The work was hard & heavy, but we had a goal … just one more key, & then one more. Slowly, our boards began to fill with keys edging their way from bass notes upwards. We began each key with a slightly shorter piece of rod than that used for the one before. This produces a slightly higher tuned key, which in turn produces the typical layout of the mbira dza vadzimu.
On Sunday evening, Chartwell, his wife, Jenny, and daughter, Paida, invited us to their house for a meal & music. Chartwell cooked 2 succulent meat dishes, Catherine Rose (a mainstay of Mhararano) helped with side dishes. We ate heartily, drank a little, and then turned to mbira. Sitting, full of food, playing these beautiful tunes that are the reason that we are all there, I think it was perfect. Hearing each person add their part to the music, some flying high on variations, others just keeping up, the speed inevitably getting faster, yes … perfect. Tired heads and thumbs sore from the tools as well as playing, we bid goodnight. Our dreams were all off mbira I am sure. I know my waking thoughts were of the next key, of tuning.
We all knew that we were behind schedule, but that just made us more determined. We could do it. 8 keys a day. I finished Day 3 with 12 … if I could make 12 more the next day that would leave me a whole day for filing & tuning … that ought to be enough time.
We kept hammering. We began to test tuning, using instruments that were already complete where we could, or for the ‘concert pitch’ mbiras, a little battery powered tuner. We also began to file the keys to shape & pitch.
In fact, at the beginning of the official Day 4 (many of us had started early again), Sebastian told us to take a break from hammering & start to learn about filing. He showed us how to use the vice in such a way that it will not damage the key, how to remove metal from the right area of the key to get the note to move sharper or flatter as required, how to shape the keys. I liked filing, it made my keys transform from weird snaky things into pretty straight, regular keys. I sort of regretted their loss of ‘character’, but they began to look like REAL keys.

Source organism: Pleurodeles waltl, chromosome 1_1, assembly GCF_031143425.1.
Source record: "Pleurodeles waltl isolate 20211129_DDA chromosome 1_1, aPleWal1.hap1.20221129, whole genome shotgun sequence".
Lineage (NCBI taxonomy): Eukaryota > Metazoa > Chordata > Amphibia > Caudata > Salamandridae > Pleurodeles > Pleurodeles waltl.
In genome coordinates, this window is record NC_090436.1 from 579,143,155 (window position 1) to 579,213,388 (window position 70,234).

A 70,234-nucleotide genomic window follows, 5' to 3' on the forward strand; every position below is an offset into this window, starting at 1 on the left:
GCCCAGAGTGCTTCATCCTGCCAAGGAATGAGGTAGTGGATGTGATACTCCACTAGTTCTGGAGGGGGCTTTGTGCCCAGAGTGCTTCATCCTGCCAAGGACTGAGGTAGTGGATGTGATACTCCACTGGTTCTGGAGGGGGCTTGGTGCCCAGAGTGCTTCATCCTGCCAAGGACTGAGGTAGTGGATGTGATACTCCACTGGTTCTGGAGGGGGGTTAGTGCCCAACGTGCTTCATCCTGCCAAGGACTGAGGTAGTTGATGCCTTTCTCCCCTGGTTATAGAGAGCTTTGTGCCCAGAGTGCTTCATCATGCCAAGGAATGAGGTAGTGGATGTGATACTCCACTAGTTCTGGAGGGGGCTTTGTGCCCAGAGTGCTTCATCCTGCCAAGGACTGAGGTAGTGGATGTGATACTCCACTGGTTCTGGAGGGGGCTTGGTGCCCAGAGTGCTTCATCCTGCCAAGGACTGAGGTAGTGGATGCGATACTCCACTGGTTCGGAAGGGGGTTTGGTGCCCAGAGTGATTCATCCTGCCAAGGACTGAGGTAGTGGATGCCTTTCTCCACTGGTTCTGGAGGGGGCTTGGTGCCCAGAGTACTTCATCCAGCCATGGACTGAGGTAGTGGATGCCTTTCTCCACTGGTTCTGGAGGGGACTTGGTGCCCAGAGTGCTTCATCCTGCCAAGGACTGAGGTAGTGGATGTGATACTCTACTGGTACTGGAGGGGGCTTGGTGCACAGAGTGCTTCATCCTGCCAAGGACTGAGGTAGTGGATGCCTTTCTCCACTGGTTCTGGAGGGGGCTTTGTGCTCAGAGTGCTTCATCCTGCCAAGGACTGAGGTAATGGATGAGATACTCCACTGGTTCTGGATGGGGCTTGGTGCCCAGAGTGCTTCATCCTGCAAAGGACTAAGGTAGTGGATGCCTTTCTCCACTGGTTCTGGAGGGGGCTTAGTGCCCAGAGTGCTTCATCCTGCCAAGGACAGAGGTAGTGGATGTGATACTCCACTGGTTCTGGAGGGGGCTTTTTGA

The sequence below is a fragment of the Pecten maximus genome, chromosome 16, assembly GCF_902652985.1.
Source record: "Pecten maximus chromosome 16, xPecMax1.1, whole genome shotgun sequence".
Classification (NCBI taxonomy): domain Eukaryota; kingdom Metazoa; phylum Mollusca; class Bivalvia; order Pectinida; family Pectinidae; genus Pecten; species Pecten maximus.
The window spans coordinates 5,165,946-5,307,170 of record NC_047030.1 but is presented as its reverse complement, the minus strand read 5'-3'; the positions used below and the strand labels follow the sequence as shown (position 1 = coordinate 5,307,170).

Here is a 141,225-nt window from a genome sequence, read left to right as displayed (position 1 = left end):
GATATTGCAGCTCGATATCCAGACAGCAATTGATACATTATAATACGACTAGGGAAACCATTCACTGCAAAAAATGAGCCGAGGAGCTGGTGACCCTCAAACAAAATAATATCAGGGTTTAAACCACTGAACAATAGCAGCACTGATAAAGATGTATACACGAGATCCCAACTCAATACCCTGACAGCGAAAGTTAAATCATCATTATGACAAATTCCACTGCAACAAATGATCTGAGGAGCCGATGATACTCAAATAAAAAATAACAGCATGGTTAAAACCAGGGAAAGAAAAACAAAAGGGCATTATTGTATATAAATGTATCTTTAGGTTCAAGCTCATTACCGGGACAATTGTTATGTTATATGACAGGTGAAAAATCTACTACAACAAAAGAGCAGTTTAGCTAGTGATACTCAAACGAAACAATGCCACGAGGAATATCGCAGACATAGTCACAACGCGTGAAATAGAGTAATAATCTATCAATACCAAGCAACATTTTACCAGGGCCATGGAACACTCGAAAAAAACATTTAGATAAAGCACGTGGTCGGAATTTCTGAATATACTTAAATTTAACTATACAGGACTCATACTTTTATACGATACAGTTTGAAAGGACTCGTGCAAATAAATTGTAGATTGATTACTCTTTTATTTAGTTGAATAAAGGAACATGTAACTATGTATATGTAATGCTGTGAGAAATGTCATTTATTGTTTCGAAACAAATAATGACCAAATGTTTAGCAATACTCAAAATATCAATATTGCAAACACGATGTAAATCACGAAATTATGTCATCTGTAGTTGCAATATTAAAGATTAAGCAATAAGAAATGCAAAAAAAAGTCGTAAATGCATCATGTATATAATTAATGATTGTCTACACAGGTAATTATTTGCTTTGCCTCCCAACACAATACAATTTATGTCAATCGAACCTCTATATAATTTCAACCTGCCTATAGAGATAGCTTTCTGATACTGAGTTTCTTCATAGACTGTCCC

We began to pick out small tunes on our few keys. Working our way across the 7 bass notes gave us the first octave(nearly), then it was onto the keys for the upper left register.
Now, another problem began to make my life difficult … spacing. Building a low tuned mbira meant that I needed to be using thick steel rod. My keys were taking up too much space at the bridge and above. I couldn’t fit them all in.
Doug, Andy & Jodie had to leave at the end of Day 4, so Sebastian helped them particularly. None of them got finished, but they all went away with the skills necessary to finishing for themselves. Well actually, Doug & Jodie did, Andy decided that he just couldn’t leave, and didn’t! I felt for Doug & Jodie … I knew how much I wanted to leave with a complete mbira, but I knew that they could do it for themselves at home. Doug’s fairly central Oxford neighbours may be in for a bit of a shock though!
And we were 5. The hammering was pretty much behind us now, today was about filing, fitting & tuning. This is repetetive work for the beginner … you test a key, find that at its required position & length, its a little sharp maybe. So you tap it out of the mbira with a hammer, put it into the vice, file a little something & tap it back into position on the board. Guess what … its now a little flat … so you repeat the process & again, and again for 24 keys. Also, I swear they change themselves. What was correct becomes sharp, and its back to the process one more time. I’m not naturally good at repetetive tasks like this, I have to make myself patient, tell myself that its coming together, and will work.
I’m beginning to wonder at this point if it will all be worthwhile. My mbira doesn’t seem to sound very good. I hear others’ part-made mbiras & they sound much better. Was I an idiot to hurry my keys along? Whats the point of making an mbira that I won’t want to play? They say that every building project has its low times … and mbira making seems the same for me.